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Thread: NGC 1560 Maffei galaxy in some IFN

  1. #1
    Join Date
    Dec 2006

    NGC 1560 Maffei galaxy in some IFN

    NGC 1560 is a spiral galaxy above my 70 north limit due to my Polaris Tree. But only by a degree so it's only in the very edges of the tree for much of its circle around the pole. By taking 5 hours of data with it east of the pole I was able to find 3 L images, 2 red, 2 green and 3 blue that weren't too bothered by pine needles. They still made for some interesting halos around bright stars and color prism effects to those halos. I've removed these the best I can. The picture looks noisy but I think it real and due to the IFN. It is located in a part of the sky known to have IFN but I didn't expect only 30 minutes of data to bring it out like this. It just barely shows in the DSS plates and then only if you really stretch the heck out of them but the brightest parts match my image so not all the fuzz is due to pine needles.

    NGC 1560 is a Maffei Galaxy in that is it is a member of this heavily obscured, but very nearby, group of galaxies that includes Maffei 1 and 2 as well as IC 342 and Arp 210 as well as some other dwarf galaxies like UGCA 86, 92, 105 and UGC 2773, Cam A, B, and D and a few others some found by radio telescopes like Dwingeloo 1 and 2. Most are below my 70 degree limit so are on my to-do list but I don't know when I'll get to those not yet imaged.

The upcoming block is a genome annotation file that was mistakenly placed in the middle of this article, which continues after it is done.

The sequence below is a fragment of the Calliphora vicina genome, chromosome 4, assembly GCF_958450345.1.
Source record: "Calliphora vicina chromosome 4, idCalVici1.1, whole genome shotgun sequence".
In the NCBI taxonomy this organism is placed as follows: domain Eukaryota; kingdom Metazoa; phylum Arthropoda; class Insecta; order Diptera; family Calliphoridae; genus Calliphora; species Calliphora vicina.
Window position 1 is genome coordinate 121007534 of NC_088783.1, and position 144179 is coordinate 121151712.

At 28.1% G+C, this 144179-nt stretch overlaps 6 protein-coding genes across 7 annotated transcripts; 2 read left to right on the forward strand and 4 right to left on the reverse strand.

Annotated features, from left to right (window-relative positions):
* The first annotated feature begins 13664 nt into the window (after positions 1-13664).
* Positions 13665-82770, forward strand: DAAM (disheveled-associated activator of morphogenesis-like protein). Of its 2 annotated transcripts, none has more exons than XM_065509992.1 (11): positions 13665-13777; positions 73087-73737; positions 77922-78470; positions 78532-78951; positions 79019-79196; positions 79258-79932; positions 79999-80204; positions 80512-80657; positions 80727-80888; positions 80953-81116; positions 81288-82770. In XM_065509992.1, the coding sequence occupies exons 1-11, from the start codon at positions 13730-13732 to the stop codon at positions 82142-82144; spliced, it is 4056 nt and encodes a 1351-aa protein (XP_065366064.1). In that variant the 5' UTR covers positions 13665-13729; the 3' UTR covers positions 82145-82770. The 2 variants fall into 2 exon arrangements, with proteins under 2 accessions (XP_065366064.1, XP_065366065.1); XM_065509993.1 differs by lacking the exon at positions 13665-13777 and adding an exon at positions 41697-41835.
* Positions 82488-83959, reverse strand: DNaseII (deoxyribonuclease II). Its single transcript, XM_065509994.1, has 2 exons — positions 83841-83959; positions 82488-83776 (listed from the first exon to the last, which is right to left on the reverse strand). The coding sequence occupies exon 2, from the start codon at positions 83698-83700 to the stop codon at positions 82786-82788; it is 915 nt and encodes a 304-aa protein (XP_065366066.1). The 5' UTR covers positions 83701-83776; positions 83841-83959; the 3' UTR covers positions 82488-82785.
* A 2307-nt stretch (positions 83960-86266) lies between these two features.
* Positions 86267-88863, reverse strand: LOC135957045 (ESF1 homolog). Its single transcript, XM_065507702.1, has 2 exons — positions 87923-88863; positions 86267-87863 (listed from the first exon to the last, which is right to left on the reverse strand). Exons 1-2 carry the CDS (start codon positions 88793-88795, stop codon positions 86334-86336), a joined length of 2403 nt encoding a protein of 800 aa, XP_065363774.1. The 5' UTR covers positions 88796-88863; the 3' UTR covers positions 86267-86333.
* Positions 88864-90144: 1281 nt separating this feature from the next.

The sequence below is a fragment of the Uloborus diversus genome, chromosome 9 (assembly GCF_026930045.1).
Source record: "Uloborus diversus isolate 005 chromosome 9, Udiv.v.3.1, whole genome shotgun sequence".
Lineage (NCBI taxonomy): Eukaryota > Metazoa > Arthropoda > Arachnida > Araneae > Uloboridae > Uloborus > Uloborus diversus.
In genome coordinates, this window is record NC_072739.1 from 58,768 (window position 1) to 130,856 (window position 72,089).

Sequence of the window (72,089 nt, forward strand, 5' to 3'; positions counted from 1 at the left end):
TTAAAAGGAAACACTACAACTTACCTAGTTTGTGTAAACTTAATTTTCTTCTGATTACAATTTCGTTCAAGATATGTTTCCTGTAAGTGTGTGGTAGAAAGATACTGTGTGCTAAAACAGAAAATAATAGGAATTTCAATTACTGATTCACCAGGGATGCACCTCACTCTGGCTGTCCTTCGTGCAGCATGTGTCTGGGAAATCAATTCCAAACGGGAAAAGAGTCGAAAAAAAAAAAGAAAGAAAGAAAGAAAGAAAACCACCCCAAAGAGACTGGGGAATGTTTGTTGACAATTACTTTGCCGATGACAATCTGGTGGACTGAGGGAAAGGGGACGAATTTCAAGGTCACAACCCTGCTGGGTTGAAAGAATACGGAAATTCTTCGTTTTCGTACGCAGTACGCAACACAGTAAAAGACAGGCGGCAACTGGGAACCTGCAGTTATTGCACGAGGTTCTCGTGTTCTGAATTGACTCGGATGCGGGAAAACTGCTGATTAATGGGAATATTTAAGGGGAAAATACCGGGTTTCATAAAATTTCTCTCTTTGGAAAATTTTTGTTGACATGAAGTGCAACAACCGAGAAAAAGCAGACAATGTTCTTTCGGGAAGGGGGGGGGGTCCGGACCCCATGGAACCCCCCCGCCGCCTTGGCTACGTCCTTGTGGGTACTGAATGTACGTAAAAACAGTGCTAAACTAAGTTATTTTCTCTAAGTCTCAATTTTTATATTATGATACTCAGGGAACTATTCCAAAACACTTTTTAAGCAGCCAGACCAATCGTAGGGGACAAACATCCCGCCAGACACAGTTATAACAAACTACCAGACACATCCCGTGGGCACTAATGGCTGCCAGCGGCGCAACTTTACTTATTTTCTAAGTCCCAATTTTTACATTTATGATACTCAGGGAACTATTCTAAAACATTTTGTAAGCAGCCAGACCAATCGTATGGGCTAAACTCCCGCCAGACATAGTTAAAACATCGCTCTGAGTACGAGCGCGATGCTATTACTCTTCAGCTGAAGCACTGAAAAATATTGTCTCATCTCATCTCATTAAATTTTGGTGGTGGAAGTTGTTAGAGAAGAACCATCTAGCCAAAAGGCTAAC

NGC 1560 is classed as an SA(s)d spiral. It is located in the constellation of Camelopardalis (a giraffe not a camel) I have seen several distance estimates ranging from 7.5 to 16 million light-years. This close redshift is worthless. In fact it has a blue shift meaning it is approaching us. Most sources seem to average out at about 10 million light years. The problem is how to take into account the dimming due to looking through all the dust and gas of our galaxy. Different estimates of this dimming give different distances.

    14" LX200R @ f/10, L=3x10', RG=2x10'x3, B=3x10'x3, STL-11000XM, Paramount ME


  2. #2
    Join Date
    Sep 2005
    Wow! Very pretty and liked how the stars came out. An Excellent image of this pretty galaxy. Welldone Rick and Clear Skies.

  3. #3
    This looks familiar to me -- it was the first object I participated in imaging. A friend and I went to the Advanced Observing Program at Kitt Peak and took this image through the 20" RC with an ST-10. That night got me completely hooked on imaging.

    The night started well too. It was cloudy, so most of the general public program people left early. The guide from the visitors center took the last four of us on a custom tour of several of the telescopes at Kitt Peak, most notably the WIYN 3.5 meter and the submilimeter dish. It was great.

    This image certainly brings back some good memories!


  4. #4
    Join Date
    Dec 2006
    And no pine needles in the way!

    Sure wish I had Kitt Peak seeing! Your shot shows the same red tinge to the western edge mine did. I'd toned it down in my image attributing it to pine needles. Now I need to go back and not do that! Really odd about that red. Might be dust absorbing longer frequencies. In any case it wasn't pine needles.

    That must have been back when Adam Block was doing a lot of imaging with that scope before moving to the Mt. Lemmon program.

    A friend of mine did design work on the WYNN scope and took me on a tour many years ago as it was being built. The program you attended was just in the early planning stages then unfortunately.


  5. #5

    It was when Adam was running the program, but he was unavailable that night and Flynn Haas helped us out.

    As I recall it was a very windy night, I'm not sure how good the seeing was. Still, a lot of fun.


  6. #6
    Hi Rick:
    This galaxy I don't know.
    But I find it very attractive.

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